47. G. Demazaeau, P. Fabritchnyi, L. Fournes, S. Darracq, I.A. Presniakov, K.V. Pokholok, V P. Gorkov, J. Etourneau, J. Mater. Chem. 5(1995) 553.

48. F.J. Berry, A.F. Bowfield, F.C. Coomer, S.D. Jackson, E.A. Moore, PR. Slater, M.F. Thomas, A.J. Wright, X. Ren, J. Phys.:Condens. Matter. 21 (2009) 256001.

49. F. Menil, J.Phys.Chem.Solids 46 (1985) 763.

Figure captions list

Figure 1. X-ray diffraction patterns for: left) SrFei-xGexO3-s, and right) Sro.75Cao.25Fe!. xGexO3-s, showing the stabilization of the cubic form of these series through germanium doping. The insets show the expanded region from 45 to 60 °20 for SrFeO3-5 and Sr0.75Ca0.25FeO3-5 to highlight the lower symmetry of the undoped systems. Figure 2. X-ray diffraction patterns for a) Sr0.5Ca0.5FeO3-5 and b) Sr0.5Ca0.5Fe0.85Ge0.15O3-5, where it is seen that the cubic form cannot be fully stabilized for high Ge contents for this series: close inspection of the X-ray diffraction patterns showing some evidence for peak broadening/splitting particular for high angles for Sr0.5Ca05Fe0 85Ge015O3-5. Figure 3. X-ray diffraction patterns for a) SrFeO3-5, b) SrFe0.95Ge0.05O3-5, c) SrFe0.90Ge0.i0O3-5 and d) SrFe0.85Ge0.i5O3-5, annealed at 800°C for 24h in 5%H2-95%N2, showing a stabilisation of the cubic phase under these conditions on increasing the Ge content.

Figure 4. X-ray diffraction patterns, from the bottom to the top, for Sr0.75Ca0.25Fe0.95Ge0.05O3-5, Sr0.75Ca0.25Fe0.90Ge0.i0O3-5 and Sr0.75Ca0.25Fe0.85Ge0.15O3-5, annealed at 800 (left) and 600°C (right) for 24h in 5%H2-95%N2.

Figure 5. Fe Mossbauer spectra recorded for SrFe1-xGexO3-5 series (x=0.05, 0.10 and 0.15) at 298K.

Figure 6. Fe Mossbauer spectra recorded from materials of composition SrFe1-xGexO3-5 at 20K.

Figure 7. Plot of logo vs 1000/T for SrFeO3-5 (■), SrFe0.95Ge0.05O3-5 (•), SrFe0.90Ge0.10O3-5 (A), SrFe0.85Ge0.15O3-5 (▼), Sr0.75Ca0.25FeO3-5 (□),

Sro.75Cao.25Feo.95Geo.o5O3_s (O), Sro.75Cao.25Feo.9oGeo.ioO3-s (A) and

Sro.75Cao.25Feo.85Geo.i5O3-s (V).

Figure 8. Plot of log (area-specific resistance (ASR)) vs iooo/T for SrFeO3-d (■), SrFeo.85Geo.i5O3-s (□), Sro.75Cao.25FeO3-s (•) and Sro.75Cao.25Feo.85Geo.i5O3-s (O).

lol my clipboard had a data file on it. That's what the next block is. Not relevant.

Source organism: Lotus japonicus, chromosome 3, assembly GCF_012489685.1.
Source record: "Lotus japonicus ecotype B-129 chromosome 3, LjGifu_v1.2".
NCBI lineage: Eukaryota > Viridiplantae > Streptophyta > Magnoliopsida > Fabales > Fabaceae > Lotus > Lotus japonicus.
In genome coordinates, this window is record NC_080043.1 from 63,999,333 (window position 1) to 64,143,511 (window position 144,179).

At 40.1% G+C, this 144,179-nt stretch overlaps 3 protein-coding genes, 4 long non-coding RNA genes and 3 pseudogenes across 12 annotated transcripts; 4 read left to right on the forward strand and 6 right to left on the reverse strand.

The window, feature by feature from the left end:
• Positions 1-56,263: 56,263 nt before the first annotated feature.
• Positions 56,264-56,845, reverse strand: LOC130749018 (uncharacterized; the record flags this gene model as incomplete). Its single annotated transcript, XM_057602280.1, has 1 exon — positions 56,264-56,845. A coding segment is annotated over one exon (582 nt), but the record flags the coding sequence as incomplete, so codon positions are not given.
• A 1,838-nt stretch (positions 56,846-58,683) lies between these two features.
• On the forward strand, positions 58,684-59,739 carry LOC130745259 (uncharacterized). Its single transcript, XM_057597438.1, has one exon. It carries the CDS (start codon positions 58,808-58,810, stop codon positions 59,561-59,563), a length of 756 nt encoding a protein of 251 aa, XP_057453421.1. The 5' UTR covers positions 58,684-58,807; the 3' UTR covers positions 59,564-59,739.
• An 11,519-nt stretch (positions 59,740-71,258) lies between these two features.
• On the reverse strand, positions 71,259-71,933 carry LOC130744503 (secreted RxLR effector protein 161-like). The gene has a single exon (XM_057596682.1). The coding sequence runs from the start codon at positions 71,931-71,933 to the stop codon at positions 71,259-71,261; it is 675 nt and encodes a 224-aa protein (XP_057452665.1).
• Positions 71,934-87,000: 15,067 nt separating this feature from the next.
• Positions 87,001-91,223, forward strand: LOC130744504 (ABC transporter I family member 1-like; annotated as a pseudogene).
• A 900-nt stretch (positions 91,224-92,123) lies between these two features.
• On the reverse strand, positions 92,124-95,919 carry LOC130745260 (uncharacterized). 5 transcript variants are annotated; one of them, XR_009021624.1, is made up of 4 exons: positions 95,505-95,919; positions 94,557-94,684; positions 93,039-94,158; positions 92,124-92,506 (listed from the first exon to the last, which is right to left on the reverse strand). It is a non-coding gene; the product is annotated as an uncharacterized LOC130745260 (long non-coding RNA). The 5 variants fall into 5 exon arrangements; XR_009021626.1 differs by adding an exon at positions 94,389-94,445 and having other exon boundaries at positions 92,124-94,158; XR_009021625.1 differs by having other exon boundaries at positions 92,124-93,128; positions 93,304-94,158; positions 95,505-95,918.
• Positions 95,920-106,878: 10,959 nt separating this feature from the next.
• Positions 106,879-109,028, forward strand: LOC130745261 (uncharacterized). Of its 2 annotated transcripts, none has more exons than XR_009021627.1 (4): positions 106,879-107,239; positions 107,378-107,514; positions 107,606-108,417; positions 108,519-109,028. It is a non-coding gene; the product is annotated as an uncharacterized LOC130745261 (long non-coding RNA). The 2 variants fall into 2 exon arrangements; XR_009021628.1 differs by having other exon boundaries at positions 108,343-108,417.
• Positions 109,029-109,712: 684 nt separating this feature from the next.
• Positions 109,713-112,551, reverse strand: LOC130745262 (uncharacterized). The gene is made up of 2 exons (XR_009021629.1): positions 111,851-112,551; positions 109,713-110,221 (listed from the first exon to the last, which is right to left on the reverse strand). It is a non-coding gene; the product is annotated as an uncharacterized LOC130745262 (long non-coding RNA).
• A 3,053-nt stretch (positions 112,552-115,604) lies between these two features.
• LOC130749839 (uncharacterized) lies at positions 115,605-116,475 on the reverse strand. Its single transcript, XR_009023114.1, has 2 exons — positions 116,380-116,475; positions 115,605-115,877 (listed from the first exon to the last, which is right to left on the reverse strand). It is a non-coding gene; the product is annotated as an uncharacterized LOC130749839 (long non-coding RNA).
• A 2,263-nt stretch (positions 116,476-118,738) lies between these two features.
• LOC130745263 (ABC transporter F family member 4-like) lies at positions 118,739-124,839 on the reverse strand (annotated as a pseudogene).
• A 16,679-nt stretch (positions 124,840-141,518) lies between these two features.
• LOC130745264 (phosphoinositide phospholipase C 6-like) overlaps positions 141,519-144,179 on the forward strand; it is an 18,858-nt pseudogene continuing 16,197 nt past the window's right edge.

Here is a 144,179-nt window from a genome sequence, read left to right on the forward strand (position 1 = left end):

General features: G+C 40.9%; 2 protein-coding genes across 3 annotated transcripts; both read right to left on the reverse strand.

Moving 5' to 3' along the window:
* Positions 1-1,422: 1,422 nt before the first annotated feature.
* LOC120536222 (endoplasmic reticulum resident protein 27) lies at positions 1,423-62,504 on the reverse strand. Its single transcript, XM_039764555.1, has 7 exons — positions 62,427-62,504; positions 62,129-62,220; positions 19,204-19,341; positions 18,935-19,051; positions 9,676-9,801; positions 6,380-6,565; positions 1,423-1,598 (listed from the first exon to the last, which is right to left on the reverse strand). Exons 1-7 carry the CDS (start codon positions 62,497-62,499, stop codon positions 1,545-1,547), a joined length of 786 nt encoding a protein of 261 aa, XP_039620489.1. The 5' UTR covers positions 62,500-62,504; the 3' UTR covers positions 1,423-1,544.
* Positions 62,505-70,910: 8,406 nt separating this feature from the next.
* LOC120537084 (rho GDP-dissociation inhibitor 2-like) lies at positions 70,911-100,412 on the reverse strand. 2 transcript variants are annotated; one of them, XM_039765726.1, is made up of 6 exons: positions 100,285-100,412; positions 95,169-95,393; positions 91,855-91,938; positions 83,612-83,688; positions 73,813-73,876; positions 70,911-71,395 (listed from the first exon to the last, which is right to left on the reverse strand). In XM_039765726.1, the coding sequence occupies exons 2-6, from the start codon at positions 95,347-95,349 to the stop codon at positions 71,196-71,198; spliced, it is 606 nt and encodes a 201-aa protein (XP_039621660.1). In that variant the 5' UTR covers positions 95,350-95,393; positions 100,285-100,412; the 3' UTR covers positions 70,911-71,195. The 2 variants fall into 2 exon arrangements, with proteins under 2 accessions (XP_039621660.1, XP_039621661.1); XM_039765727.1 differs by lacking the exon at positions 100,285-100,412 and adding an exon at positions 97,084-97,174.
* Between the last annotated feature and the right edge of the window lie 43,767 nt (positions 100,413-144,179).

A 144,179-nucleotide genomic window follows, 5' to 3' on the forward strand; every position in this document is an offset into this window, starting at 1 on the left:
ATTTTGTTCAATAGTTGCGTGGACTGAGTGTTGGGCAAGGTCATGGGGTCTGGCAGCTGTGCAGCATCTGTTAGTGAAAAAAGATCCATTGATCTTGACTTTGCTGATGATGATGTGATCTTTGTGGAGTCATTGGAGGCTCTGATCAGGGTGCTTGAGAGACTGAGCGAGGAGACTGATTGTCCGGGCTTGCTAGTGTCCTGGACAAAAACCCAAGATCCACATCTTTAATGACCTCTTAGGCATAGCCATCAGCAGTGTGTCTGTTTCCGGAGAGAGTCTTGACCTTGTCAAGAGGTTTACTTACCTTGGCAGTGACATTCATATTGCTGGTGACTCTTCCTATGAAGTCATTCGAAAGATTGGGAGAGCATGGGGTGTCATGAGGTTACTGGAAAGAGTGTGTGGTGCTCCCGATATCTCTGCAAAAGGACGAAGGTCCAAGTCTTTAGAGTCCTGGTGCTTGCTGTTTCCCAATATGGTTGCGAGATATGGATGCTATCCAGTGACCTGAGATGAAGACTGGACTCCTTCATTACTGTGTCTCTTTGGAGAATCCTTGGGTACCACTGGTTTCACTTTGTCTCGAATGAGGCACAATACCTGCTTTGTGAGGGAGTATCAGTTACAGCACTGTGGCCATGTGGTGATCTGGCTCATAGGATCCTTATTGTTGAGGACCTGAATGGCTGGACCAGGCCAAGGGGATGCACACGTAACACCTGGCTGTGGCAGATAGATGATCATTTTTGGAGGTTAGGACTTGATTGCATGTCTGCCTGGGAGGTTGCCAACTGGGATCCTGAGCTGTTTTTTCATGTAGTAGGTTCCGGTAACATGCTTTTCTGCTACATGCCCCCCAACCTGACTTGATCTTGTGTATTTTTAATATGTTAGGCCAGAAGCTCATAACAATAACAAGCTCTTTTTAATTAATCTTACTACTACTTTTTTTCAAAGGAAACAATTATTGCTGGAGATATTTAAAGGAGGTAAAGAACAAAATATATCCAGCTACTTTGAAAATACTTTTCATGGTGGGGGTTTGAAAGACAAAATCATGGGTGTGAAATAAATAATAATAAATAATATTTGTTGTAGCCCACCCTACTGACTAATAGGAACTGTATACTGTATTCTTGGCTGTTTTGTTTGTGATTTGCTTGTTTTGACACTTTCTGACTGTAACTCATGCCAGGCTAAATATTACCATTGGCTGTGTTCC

Table Captions List

Table 1. Unit cell parameters and normalised cell volumes from XRD data for Sri-yCayFei-xGexO3-s . All the doped samples were refined in a cubic cell (P m -3 m) and the undoped samples were refined in a tetragonal cell (I 4/m m m).

Table 2. Oxygen deficiencies (d), Fe oxidation states (from TGA), conductivity data and ASR values at 7oo°C and 8oo°C in air for Sri-yCayFei-xGexO3-d series. The error estimated for the oxygen deficiencies and iron oxidation states from the noise of the TGA line are ±o.oi and ±o.o2 respectively.

Table 3. Fe Mossbauer parameters for materials of composition SrFei-xGexO3-d

Table 1. Unit cell parameters and normalised cell volumes from XRD data for Sri-yCayFei-xGexO3-d . All the doped samples were refined in a cubic cell (P m -3 m) and the undoped samples were refined in a tetragonal cell (I 4/m m m).

Ca (y) 0 0.25

Ge (x) 0 0.05 0.10 0.15 0 0.05 0.10 0.15

a (A) io.9235(i) 3.8738(i) 3.8899 3.9oo7 io.8895(i) 3.859o(i) 3.8677(i) 3.8749(i)

b (A) - - - - - - - -

c (A) 7.6965(1)_-_-_- 7.7083(1)_-_-_-

V/Z (A3) 57.40(1) 58.13(1) 58.86(1) 59.35(1) 57.12(1) 57.47(1) 57.86(1) 58.18(1)

Table 2. Oxygen deficiencies (8), Fe oxidation states (from TGA), conductivity data and ASR values at 700°C and 800°C in air for Sr1-yCayFe1-xGexO3-d series. The error estimated for the oxygen deficiencies and iron oxidation states from the noise of the TGA line are ±0.01 and ±0.02 respectively.

Sri.vCavFei.xGexO3.s

Ca (y) 0 0.25

Ge (x) 0 0.15 0 0.15

Oxygen deficiency (8) 0.10 0.21 0.12 0.18

Oxidation state 3.80 3.53 3.77 3.56

Conductivity at 700°C (S cm"1) 26.3 13.6 8.25 9.63

Conductivity at 800°C (S cm"1) 17.2 9.5 6.69 6.9

ASR at 700°C (W cm2) 1.65 0.24 0.91 0.62

ASR at 800°C (W cm2) 0.25 0.06 0.15 0.06

Table 3. 57Fe Mossbauer parameters for materials of composition SrFe1-xGexO3-d

x T (K) Assignment IS ± 0.02 (mms-1) QS ± 0.02 (mms-1) H/T ± 0.05 Spectral area (%)

0.05 -C 5+ Fe -0.07 0.44 - 38

298 3+ Fe 0.17 0.58 - 37

3+ Fe 0.36 0.67 - 25

20 5+ Fe 0.04 -0.08 26.5 52

3+ Fe 0.48 -0.02 46.3 25

o.44 -o.o5 o.i8 o.37 o.oi o.46 o.46 -o.o5 o.2o o.44 -o.oi o.47 o.47

-o.oi o.5o o.6i o.67 -o.o3 o.o2 -o.o4 o.56 o.7o o.77 -o.i3 o.oi -o.o4

26.6 47.i 44.o

26.5 48.9 45.5

23 35 37 28 5o

24 26 3o

40 3o 39